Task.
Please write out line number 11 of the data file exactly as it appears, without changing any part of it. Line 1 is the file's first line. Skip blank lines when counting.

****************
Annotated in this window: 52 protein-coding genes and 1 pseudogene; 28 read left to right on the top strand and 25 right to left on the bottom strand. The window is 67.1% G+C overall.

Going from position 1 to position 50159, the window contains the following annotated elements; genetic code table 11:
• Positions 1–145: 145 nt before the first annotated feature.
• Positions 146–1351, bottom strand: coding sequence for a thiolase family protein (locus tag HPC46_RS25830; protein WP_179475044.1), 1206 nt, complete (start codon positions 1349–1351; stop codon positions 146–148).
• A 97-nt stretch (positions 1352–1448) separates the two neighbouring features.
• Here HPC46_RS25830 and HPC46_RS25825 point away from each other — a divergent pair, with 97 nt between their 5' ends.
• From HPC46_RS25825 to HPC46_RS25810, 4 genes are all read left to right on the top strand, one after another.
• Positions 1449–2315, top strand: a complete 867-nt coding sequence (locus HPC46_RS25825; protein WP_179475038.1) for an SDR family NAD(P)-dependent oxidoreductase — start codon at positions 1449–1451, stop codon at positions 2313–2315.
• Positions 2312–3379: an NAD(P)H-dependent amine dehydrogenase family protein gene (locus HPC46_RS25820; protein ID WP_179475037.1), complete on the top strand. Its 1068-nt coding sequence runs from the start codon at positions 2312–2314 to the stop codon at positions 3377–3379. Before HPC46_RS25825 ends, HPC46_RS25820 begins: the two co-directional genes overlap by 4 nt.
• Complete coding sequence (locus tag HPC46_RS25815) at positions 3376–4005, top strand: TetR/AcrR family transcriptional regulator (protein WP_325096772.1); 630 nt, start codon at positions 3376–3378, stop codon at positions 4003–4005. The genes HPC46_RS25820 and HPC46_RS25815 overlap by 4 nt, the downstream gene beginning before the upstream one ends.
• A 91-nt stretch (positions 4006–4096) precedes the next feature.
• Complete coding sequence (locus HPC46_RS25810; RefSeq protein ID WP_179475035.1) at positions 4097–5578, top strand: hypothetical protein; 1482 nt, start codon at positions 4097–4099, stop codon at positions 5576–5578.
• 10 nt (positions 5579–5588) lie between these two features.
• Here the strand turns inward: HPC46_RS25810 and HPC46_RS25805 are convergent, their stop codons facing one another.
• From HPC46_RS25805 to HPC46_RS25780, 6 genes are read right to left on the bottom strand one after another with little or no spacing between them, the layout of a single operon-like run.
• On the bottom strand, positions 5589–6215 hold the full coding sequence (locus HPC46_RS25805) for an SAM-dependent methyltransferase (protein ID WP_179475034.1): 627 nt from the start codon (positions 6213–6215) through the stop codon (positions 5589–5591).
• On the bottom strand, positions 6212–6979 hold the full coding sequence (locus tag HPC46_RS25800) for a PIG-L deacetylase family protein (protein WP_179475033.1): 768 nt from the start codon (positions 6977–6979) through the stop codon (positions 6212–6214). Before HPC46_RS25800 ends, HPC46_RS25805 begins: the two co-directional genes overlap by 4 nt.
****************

• A 91-nt stretch (positions 4006–4096) precedes the next feature.